Even genealogists who have been working on their research for years sometimes need a refresher on basic techniques. One way to learn more about genealogy is to take the course offered by the National Genealogical Society.
The course is called American Genealogical Studies: The Basics. It is an independent learning course that a person can take from the comfort of his or her own home. The course is described as “cloud-based learning management system”, meaning that the information used in the course has been stored in an offsite “cloud” of data. No software or material will be downloaded onto a student’s computer or tablet.
Genealogists who take this online course must have their own computer or tablet to use. The first thing to do is check to see what browsers the course is compatible with. It is also a good idea to take a look at the minimal computer specifications and requirements that a computer needs to have in order to access the course.
There are four modules in the course. They are called Getting Started, Create A Research Plan, Home Sources, and Family Traditions and Connecting with Others. Students must go through them in order. Here are a few of the questions the course will answer:
* How do I develop a research plan?
* What kind of family papers and memorabilia have genealogical information?
* Why should I provide citations for my personal family tree?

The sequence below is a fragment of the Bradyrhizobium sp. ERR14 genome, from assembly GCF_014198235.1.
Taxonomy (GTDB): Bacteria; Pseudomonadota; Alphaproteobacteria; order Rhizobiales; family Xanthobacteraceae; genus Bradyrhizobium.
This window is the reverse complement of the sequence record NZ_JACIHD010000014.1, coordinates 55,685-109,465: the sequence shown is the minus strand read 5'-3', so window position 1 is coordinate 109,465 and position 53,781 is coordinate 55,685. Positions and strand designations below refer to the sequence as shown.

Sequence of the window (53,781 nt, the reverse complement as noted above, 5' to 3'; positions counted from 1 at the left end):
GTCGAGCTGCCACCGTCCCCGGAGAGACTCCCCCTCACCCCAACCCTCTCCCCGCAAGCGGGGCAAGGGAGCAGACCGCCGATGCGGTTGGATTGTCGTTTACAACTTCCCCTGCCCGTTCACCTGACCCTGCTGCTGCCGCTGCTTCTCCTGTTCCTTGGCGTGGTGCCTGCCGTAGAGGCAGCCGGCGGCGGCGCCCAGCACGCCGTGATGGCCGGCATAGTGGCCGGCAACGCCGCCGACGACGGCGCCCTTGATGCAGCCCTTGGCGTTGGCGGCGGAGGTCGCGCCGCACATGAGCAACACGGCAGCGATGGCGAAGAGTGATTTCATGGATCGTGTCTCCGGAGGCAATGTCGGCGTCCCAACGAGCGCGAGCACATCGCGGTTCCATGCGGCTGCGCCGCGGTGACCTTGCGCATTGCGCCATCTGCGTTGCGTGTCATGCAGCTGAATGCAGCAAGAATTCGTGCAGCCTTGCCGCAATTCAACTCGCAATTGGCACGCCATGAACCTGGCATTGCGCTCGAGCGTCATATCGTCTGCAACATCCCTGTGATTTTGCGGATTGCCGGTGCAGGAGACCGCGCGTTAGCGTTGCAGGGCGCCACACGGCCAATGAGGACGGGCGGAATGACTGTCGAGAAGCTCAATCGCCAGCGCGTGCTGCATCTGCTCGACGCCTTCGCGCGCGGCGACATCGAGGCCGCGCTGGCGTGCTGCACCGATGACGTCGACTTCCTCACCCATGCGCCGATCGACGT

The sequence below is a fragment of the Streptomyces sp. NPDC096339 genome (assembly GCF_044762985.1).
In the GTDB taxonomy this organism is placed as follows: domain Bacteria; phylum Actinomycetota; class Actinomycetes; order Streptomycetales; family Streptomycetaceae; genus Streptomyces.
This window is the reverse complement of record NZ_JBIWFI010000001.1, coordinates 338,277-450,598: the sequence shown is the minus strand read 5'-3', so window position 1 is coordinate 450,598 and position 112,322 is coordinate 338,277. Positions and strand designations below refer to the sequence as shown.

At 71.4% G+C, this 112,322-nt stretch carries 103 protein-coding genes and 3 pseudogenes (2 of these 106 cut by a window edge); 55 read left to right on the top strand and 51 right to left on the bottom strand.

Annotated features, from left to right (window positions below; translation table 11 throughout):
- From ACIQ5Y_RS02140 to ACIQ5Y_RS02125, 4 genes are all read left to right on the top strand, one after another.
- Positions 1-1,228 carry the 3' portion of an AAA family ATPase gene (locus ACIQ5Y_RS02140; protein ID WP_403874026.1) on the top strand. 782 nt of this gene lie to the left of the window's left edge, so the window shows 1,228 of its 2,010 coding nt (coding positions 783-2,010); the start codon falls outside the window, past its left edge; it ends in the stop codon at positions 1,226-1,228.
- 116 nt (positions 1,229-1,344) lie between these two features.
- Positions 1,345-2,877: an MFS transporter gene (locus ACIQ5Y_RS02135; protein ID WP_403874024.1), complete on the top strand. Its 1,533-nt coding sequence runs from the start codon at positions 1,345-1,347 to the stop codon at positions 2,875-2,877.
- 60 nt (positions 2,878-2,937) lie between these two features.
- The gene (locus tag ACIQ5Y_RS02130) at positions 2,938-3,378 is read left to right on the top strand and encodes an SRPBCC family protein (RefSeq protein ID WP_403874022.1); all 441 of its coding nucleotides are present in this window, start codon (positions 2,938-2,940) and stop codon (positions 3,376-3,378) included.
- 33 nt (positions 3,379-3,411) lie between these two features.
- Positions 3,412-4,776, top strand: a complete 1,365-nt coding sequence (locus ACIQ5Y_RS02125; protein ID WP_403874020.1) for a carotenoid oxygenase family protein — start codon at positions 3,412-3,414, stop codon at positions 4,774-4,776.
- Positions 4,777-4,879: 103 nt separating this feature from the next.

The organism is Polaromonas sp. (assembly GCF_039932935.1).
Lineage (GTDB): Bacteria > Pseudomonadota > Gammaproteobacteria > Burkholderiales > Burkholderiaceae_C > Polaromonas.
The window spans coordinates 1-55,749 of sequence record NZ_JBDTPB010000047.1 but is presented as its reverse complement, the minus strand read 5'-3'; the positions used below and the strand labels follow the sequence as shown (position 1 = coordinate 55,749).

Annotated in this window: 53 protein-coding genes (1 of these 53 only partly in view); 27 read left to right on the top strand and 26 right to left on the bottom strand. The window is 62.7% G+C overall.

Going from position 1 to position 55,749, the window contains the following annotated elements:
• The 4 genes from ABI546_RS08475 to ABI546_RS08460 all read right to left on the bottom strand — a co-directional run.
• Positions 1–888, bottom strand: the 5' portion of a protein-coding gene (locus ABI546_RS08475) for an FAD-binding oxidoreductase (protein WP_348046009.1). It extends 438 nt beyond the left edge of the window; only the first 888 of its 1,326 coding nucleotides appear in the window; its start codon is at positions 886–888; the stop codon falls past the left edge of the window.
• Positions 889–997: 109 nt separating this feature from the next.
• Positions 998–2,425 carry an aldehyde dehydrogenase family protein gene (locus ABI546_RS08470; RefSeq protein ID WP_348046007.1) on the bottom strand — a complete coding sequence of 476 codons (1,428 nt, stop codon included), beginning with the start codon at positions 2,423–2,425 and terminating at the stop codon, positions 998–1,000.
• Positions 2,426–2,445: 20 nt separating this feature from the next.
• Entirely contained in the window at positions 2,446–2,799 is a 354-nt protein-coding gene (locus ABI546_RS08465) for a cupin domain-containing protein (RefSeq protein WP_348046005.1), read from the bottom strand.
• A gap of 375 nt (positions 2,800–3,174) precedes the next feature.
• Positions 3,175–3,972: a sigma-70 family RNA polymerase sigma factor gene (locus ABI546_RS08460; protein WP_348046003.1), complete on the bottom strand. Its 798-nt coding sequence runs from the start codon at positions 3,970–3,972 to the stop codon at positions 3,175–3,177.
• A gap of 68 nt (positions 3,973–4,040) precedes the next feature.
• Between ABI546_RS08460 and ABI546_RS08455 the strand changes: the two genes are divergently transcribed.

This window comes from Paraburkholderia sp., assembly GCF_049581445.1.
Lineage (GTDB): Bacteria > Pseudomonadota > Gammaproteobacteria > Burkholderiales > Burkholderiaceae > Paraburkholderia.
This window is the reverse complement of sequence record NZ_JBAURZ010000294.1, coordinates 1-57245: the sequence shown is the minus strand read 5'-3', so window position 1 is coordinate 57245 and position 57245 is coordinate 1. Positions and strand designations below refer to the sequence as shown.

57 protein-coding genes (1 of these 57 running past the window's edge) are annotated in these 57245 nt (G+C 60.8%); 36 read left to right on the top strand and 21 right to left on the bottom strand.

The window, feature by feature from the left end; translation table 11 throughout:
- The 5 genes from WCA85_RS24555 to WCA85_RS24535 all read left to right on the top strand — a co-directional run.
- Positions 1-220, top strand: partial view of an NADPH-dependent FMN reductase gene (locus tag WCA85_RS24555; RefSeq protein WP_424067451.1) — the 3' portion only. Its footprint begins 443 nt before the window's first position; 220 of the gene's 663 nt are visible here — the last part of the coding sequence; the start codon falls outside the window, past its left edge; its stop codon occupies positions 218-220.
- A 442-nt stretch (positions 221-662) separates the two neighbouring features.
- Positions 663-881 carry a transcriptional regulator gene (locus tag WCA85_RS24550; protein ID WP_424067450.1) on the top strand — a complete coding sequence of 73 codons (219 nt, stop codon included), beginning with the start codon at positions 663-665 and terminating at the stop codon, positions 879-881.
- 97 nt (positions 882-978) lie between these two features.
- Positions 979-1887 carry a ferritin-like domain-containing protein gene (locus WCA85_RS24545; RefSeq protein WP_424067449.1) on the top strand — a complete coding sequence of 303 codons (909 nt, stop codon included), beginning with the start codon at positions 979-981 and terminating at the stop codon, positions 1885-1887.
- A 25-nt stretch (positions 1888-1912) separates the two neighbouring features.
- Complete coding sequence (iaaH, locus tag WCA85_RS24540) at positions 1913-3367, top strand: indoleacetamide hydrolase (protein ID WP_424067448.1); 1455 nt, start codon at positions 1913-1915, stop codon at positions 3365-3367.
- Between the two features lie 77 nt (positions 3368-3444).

* How do I prepare, conduct, and evaluate an interview?
The American Genealogical Studies: The Basics course costs $30.00 for members of the National Genealogical Society. It will cost non-members $45.00. All purchases of courses are final and no refunds will be issued.
It is expected that a genealogist will complete this course in a timely fashion. The National Genealogical Society gives students six months from the date of registration to complete the course.
Those that successfully complete the course will receive a certificate of completion. It is worth pointing out that the National Genealogical Society is not a licensing body. Those who complete the course will not receive any formal genealogical credential or accreditation.
Ideally, a genealogist should plan ahead and make sure that he or she will be able to have time to work on the course Work on a little bit of it every day, or several times a week, until the coursework is completed. Take time to absorb the information.
Image by Scott Schwartz on Flickr.
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